1. This case is really the aftermath of a previous suit which ended in an abortive attempt at arbitration. The original action (O.S. No. 59 of 1926, on the file of the District Munsif of Ongole) was brought by presumptive reversioners for a declaration of their rights in properties in the possession of a widow and a minor. One of the questions arising in that suit was the genuineness of a will. The decision of that question apparently involved certain disclosures which are alleged to have been likely to embarrass the karnam of the village. As a result of this anticipated embarrassment, the village officers engineered a compromise. It is found as a fact by the lower Court that there was a definite agreement as to the terms of this compromise, and that the parties decided that it would be best to have this compromise embodied in the award of an arbitrator on a reference by the Court. Consequently, an application for reference to arbitration, which is Ex. A in the present proceedings, was drafted and signed by both the parties and filed in Court. Apparently both the parties and the learned District Munsif overlooked the, fact that according to the terms of Ex. A, questions of possession and pecuniary compensation, which were not in issue in the suit, were to be referred to the arbitrator. The Court referred the suit and the arbitrator made the award. Objections were raised to the award on the grounds (a) that it was procured by fraud and (b) that it went outside the subject-matter of the suit. No decision was given on the fraud question, and the Court decided that the award went beyond the scope of the suit and could not therefore form the basis of a decree. The suit, O.S. No. 59 of 1926, was then decided on the merits and resulted in a decree and an appeal. While that suit was pending, the present suit was filed, wherein the plaintiff seeks possession of properties allotted to them by the decision of the arbitrator, or in the alternative a declaration that they have a reversionary right therein. The suit is in fact based on the abortive reference to arbitration as evidence of an agreement between the parties capable of separate enforcement by suit.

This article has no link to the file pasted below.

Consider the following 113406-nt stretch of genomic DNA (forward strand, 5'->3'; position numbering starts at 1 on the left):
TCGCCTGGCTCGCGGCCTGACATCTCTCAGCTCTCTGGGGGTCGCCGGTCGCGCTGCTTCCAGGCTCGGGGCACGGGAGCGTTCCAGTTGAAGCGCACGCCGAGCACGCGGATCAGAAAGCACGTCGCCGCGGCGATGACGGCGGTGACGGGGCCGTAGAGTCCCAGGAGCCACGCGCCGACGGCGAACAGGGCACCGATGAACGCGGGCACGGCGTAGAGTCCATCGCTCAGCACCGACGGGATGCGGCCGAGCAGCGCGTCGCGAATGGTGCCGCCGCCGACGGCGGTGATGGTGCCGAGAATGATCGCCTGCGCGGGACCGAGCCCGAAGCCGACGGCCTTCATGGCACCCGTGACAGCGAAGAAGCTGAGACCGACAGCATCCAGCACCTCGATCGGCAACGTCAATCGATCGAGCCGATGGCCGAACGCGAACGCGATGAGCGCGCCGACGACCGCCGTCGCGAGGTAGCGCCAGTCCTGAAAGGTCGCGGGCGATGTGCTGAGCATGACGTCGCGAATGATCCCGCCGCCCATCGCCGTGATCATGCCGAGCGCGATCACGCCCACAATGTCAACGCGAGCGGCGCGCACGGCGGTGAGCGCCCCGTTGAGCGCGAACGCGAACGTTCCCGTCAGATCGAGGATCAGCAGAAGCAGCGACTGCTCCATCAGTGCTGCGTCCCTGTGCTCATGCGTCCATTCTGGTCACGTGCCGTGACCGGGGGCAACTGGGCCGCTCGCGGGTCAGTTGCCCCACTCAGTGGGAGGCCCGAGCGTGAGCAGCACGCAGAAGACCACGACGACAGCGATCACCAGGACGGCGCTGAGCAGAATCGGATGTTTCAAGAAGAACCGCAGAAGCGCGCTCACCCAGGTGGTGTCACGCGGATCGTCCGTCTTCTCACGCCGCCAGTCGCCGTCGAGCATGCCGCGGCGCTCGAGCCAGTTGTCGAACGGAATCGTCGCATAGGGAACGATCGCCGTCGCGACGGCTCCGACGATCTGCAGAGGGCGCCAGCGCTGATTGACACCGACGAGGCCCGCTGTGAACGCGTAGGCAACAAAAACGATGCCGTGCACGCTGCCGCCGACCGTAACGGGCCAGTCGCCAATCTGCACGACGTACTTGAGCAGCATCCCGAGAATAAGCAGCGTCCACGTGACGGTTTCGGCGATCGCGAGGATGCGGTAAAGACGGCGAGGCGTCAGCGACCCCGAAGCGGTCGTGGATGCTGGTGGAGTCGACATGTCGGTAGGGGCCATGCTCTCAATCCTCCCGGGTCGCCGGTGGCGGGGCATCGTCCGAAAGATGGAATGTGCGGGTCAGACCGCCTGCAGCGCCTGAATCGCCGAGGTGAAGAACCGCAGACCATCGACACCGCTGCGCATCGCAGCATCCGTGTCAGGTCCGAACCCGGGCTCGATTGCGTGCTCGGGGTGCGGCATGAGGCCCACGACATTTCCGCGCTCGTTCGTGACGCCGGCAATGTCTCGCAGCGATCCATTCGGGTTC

2. There are two questions now before me in this second appeal. One is whether the plaintiffs are entitled to enforce as an extra judicial agreement between the parties, for allotment of properties by the arbitrator, what was in form and fact an agreement to refer matters through Court to an arbitrator with a view to the termination of the suit, which scheme has become abortive. The other question is whether there was fraud as alleged so as to vitiate the agreement. I will deal first with the purely legal question, as to the possibility of making an abortive reference to arbitration through Court the foundation of a separate suit as on a private agreement. The plaintiffs who are the appellants base their arguments mainly on the decision reported in Narayana Iyengar v. Trippayya 1926 Mad. 366, where it was held that when there was a reference to arbitration through Court and a separate agreement by the parties that the arbitrators should deal with matters not within the scope of the suit, though the award is invalid under para. 15 read in the light of para. 3, Schedule 2, Civil P.C., yet the agreement between the parties, that these matters outside the suit should be settled by the arbitrator is binding upon them and it may form the subject of a separate suit. With reverence to that ruling, it must be observed that in the present case there is really no-agreement subsequent to the agreement to refer matters to arbitration. The agreement embodied in Ex. A is essentially an agreement by the party to get both the matter in suit and some matters out of suit decided by the arbitrator through the Court, with a view to put an end to the pending litigation.